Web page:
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Diabetes Care. 2010 Jun;33(6):1275-81. doi: 10.2337/dc09-2153. Epub 2010 Mar 18.

Online diabetes self-management program: a randomized study.

Author information

  • 1Stanford Patient Education Research Center, Stanford University School of Medicine, Palo Alto, California, USA.

Abstract

OBJECTIVE:

We hypothesized that people with type 2 diabetes in an online diabetes self-management program, compared with usual-care control subjects, would 1) demonstrate reduced A1C at 6 and 18 months, 2) have fewer symptoms, 3) demonstrate increased exercise, and 4) have improved self-efficacy and patient activation. In addition, participants randomized to listserve reinforcement would have better 18-month outcomes than participants receiving no reinforcement.

RESEARCH DESIGN AND METHODS:

A total of 761 participants were randomized to 1) the program, 2) the program with e-mail reinforcement, or 3) were usual-care control subjects (no treatment). This sample included 110 American Indians/Alaska Natives (AI/ANs). Analyses of covariance models were used at the 6- and 18-month follow-up to compare groups.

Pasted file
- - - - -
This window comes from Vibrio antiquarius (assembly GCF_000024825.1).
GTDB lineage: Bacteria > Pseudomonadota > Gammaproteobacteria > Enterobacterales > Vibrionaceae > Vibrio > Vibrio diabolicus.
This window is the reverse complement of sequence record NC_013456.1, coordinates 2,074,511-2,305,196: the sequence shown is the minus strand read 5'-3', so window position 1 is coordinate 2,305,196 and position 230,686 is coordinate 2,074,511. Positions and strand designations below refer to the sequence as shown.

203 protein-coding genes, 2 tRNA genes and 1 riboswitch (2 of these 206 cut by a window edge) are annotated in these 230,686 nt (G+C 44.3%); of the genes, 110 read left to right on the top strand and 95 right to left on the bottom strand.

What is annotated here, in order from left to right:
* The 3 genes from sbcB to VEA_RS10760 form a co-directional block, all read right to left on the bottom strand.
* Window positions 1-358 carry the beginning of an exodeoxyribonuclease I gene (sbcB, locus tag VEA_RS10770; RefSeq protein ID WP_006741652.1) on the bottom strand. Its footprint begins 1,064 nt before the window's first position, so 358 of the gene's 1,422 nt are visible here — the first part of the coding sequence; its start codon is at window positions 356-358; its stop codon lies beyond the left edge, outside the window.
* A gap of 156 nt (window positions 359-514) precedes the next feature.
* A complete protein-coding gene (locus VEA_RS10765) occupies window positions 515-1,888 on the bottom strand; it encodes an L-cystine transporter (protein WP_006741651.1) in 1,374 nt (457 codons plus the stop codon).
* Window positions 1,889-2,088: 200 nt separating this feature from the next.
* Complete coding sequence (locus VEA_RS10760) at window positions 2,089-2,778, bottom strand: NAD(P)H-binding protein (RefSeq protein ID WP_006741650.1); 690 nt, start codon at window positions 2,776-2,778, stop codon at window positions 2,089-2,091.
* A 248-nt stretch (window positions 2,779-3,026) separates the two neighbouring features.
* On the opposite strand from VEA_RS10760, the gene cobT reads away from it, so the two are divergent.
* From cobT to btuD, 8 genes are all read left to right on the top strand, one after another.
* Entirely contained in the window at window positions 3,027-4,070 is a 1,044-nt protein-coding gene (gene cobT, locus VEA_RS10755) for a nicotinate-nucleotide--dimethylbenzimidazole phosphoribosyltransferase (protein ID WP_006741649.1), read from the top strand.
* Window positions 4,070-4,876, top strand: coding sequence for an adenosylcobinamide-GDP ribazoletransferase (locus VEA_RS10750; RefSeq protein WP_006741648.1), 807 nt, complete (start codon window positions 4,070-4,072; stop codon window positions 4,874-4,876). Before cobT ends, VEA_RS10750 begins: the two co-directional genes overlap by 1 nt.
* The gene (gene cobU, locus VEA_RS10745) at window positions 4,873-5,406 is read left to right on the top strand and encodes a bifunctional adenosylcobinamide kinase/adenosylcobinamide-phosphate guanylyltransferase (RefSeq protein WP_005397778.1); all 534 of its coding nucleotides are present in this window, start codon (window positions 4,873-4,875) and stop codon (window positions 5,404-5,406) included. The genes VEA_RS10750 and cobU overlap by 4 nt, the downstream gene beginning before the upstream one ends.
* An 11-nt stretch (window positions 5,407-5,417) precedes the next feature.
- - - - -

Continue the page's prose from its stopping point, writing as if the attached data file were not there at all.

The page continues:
RESULTS:

At 6 months, A1C, patient activation, and self-efficacy were improved for program participants compared with usual care control subjects (P < 0.05). There were no changes in other health or behavioral indicators. The AI/AN program participants demonstrated improvements in health distress and activity limitation compared with usual-care control subjects. The subgroup with initial A1C >7% demonstrated stronger improvement in A1C (P = 0.01). At 18 months, self-efficacy and patient activation were improved for program participants. A1C was not measured. Reinforcement showed no improvement.

CONCLUSIONS:

An online diabetes self-management program is acceptable for people with type 2 diabetes. Although the results were mixed they suggest 1) that the program may have beneficial effects in reducing A1C, 2) AI/AN populations can be engaged in and benefit from online interventions, and 3) our follow-up reinforcement appeared to have no value.

PMID:
20299481
[PubMed - indexed for MEDLINE]
PMCID:
PMC2875437
Free PMC Article
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